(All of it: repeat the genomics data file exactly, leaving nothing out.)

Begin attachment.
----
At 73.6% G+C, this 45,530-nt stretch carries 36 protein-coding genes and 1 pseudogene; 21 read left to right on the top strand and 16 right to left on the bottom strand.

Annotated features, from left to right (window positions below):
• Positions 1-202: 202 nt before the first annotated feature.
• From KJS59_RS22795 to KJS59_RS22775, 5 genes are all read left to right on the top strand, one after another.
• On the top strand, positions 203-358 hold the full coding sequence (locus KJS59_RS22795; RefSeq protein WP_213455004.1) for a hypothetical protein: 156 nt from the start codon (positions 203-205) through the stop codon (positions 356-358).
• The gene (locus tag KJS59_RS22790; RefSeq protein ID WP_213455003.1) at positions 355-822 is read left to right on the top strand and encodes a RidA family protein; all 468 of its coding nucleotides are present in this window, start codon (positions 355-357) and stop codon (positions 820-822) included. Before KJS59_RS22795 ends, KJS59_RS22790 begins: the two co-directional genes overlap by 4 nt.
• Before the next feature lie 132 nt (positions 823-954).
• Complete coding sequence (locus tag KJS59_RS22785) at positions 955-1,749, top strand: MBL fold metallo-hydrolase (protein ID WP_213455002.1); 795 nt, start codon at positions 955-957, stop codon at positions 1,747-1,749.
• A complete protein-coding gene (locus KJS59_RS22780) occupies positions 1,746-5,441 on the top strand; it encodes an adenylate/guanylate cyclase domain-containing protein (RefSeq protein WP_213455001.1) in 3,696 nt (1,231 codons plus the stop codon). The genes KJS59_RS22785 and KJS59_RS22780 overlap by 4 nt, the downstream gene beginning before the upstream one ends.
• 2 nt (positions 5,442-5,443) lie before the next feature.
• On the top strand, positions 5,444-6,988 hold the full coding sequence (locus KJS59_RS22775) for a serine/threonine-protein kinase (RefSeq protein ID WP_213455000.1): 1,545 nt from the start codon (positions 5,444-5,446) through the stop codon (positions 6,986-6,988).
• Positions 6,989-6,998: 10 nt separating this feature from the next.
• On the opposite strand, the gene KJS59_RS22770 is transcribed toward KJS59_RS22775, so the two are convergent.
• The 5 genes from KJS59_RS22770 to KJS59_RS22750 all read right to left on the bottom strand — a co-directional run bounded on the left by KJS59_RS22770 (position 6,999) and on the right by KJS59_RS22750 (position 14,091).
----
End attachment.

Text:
At 73.6% G+C, this 45,530-nt stretch carries 36 protein-coding genes and 1 pseudogene; 21 read left to right on the top strand and 16 right to left on the bottom strand.

Annotated features, from left to right (window positions below):
• Positions 1-202: 202 nt before the first annotated feature.
• From KJS59_RS22795 to KJS59_RS22775, 5 genes are all read left to right on the top strand, one after another.
• On the top strand, positions 203-358 hold the full coding sequence (locus KJS59_RS22795; RefSeq protein WP_213455004.1) for a hypothetical protein: 156 nt from the start codon (positions 203-205) through the stop codon (positions 356-358).
• The gene (locus tag KJS59_RS22790; RefSeq protein ID WP_213455003.1) at positions 355-822 is read left to right on the top strand and encodes a RidA family protein; all 468 of its coding nucleotides are present in this window, start codon (positions 355-357) and stop codon (positions 820-822) included. Before KJS59_RS22795 ends, KJS59_RS22790 begins: the two co-directional genes overlap by 4 nt.
• Before the next feature lie 132 nt (positions 823-954).
• Complete coding sequence (locus tag KJS59_RS22785) at positions 955-1,749, top strand: MBL fold metallo-hydrolase (protein ID WP_213455002.1); 795 nt, start codon at positions 955-957, stop codon at positions 1,747-1,749.
• A complete protein-coding gene (locus KJS59_RS22780) occupies positions 1,746-5,441 on the top strand; it encodes an adenylate/guanylate cyclase domain-containing protein (RefSeq protein WP_213455001.1) in 3,696 nt (1,231 codons plus the stop codon). The genes KJS59_RS22785 and KJS59_RS22780 overlap by 4 nt, the downstream gene beginning before the upstream one ends.
• 2 nt (positions 5,442-5,443) lie before the next feature.
• On the top strand, positions 5,444-6,988 hold the full coding sequence (locus KJS59_RS22775) for a serine/threonine-protein kinase (RefSeq protein ID WP_213455000.1): 1,545 nt from the start codon (positions 5,444-5,446) through the stop codon (positions 6,986-6,988).
• Positions 6,989-6,998: 10 nt separating this feature from the next.
• On the opposite strand, the gene KJS59_RS22770 is transcribed toward KJS59_RS22775, so the two are convergent.
• The 5 genes from KJS59_RS22770 to KJS59_RS22750 all read right to left on the bottom strand — a co-directional run bounded on the left by KJS59_RS22770 (position 6,999) and on the right by KJS59_RS22750 (position 14,091).